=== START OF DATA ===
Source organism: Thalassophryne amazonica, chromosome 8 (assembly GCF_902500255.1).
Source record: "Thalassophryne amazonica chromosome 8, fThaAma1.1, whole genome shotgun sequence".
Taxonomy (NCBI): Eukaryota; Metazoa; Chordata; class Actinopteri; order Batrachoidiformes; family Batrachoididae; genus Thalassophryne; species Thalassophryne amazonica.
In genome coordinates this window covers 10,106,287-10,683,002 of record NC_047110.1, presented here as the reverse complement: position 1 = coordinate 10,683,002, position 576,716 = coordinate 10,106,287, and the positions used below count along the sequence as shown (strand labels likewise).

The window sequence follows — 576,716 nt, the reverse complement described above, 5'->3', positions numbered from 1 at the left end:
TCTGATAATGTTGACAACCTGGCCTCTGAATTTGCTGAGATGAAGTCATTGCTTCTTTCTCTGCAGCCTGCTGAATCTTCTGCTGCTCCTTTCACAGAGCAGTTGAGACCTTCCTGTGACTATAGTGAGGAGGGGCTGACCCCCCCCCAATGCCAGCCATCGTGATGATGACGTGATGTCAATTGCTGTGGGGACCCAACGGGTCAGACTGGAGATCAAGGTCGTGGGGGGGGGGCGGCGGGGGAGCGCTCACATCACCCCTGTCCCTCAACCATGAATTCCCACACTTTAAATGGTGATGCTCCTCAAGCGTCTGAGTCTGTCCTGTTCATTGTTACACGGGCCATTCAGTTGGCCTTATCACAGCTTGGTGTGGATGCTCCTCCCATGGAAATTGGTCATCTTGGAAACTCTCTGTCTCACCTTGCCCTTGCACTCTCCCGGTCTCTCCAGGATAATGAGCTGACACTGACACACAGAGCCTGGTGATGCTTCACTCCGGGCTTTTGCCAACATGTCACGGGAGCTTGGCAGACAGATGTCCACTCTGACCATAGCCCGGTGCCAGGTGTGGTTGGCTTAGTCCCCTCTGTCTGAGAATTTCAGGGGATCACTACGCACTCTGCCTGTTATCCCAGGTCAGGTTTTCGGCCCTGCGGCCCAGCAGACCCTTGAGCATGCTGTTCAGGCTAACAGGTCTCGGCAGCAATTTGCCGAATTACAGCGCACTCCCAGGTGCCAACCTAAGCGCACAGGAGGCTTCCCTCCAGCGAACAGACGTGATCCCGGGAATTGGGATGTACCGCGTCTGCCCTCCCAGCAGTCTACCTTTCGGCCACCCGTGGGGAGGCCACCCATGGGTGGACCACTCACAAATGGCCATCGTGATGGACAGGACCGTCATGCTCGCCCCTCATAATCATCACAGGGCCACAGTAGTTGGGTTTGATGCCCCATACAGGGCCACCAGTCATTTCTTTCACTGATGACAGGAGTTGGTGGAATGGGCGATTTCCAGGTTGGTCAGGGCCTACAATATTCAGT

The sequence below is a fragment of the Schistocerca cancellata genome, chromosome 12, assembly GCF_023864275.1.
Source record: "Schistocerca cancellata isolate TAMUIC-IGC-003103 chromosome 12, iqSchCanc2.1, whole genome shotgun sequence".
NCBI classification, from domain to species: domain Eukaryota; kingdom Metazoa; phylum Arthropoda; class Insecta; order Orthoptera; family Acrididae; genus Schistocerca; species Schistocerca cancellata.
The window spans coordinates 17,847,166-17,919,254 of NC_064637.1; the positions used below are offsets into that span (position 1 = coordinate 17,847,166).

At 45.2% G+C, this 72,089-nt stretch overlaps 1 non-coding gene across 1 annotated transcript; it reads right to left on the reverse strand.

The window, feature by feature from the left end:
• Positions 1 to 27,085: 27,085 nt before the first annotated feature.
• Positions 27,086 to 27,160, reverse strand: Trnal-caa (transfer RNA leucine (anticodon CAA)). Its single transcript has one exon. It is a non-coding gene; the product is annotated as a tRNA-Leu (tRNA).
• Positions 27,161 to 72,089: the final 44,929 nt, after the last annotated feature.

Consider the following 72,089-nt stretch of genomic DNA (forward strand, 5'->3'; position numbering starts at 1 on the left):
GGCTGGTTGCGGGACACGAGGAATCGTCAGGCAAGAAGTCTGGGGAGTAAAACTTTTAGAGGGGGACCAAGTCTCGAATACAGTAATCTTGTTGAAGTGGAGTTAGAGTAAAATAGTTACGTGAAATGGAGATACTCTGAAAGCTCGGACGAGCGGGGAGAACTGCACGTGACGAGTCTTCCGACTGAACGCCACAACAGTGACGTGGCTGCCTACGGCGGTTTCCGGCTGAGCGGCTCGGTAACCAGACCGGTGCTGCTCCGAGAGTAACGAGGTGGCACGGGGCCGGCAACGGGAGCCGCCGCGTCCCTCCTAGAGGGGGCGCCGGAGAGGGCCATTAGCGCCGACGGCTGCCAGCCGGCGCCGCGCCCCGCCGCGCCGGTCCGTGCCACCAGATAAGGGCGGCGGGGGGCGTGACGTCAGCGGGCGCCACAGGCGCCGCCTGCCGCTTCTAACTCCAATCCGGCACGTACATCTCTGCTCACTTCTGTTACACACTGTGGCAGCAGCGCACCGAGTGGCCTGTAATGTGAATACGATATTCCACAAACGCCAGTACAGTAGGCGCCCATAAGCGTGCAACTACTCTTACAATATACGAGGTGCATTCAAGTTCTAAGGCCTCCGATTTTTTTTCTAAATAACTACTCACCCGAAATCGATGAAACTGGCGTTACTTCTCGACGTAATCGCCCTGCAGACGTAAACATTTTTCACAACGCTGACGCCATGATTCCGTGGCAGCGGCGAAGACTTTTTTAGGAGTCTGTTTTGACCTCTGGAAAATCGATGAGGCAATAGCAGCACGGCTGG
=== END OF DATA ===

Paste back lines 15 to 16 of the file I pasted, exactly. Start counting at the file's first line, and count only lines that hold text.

• Positions 27,161 to 72,089: the final 44,929 nt, after the last annotated feature.

Consider the following 72,089-nt stretch of genomic DNA (forward strand, 5'->3'; position numbering starts at 1 on the left):